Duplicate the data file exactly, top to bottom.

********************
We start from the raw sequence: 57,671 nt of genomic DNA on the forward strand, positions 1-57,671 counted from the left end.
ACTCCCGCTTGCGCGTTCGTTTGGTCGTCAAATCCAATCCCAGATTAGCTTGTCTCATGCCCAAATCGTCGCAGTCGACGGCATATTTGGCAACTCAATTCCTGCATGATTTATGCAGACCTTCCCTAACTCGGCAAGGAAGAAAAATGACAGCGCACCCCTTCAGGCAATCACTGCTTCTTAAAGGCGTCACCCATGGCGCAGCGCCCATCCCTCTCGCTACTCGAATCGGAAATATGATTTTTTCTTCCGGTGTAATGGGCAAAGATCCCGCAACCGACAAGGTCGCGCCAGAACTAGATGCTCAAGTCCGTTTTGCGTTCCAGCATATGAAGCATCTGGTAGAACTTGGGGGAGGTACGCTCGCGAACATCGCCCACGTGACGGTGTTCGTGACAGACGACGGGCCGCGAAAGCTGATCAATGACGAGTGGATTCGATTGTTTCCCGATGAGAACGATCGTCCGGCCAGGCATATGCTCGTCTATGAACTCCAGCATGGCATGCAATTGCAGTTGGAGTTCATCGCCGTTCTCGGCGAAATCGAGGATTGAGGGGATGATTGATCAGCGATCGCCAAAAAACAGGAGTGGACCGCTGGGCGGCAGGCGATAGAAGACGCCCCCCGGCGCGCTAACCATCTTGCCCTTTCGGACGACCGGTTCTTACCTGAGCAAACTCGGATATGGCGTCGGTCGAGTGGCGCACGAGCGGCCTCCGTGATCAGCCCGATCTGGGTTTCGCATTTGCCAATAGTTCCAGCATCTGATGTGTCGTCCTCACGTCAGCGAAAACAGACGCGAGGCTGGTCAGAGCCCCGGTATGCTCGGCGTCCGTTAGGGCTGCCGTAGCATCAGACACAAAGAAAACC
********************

We start from the raw sequence: 57,671 nt of genomic DNA on the forward strand, positions 1-57,671 counted from the left end.
ACTCCCGCTTGCGCGTTCGTTTGGTCGTCAAATCCAATCCCAGATTAGCTTGTCTCATGCCCAAATCGTCGCAGTCGACGGCATATTTGGCAACTCAATTCCTGCATGATTTATGCAGACCTTCCCTAACTCGGCAAGGAAGAAAAATGACAGCGCACCCCTTCAGGCAATCACTGCTTCTTAAAGGCGTCACCCATGGCGCAGCGCCCATCCCTCTCGCTACTCGAATCGGAAATATGATTTTTTCTTCCGGTGTAATGGGCAAAGATCCCGCAACCGACAAGGTCGCGCCAGAACTAGATGCTCAAGTCCGTTTTGCGTTCCAGCATATGAAGCATCTGGTAGAACTTGGGGGAGGTACGCTCGCGAACATCGCCCACGTGACGGTGTTCGTGACAGACGACGGGCCGCGAAAGCTGATCAATGACGAGTGGATTCGATTGTTTCCCGATGAGAACGATCGTCCGGCCAGGCATATGCTCGTCTATGAACTCCAGCATGGCATGCAATTGCAGTTGGAGTTCATCGCCGTTCTCGGCGAAATCGAGGATTGAGGGGATGATTGATCAGCGATCGCCAAAAAACAGGAGTGGACCGCTGGGCGGCAGGCGATAGAAGACGCCCCCCGGCGCGCTAACCATCTTGCCCTTTCGGACGACCGGTTCTTACCTGAGCAAACTCGGATATGGCGTCGGTCGAGTGGCGCACGAGCGGCCTCCGTGATCAGCCCGATCTGGGTTTCGCATTTGCCAATAGTTCCAGCATCTGATGTGTCGTCCTCACGTCAGCGAAAACAGACGCGAGGCTGGTCAGAGCCCCGGTATGCTCGGCGTCCGTTAGGGCTGCCGTAGCATCAGACACAAAGAAAACC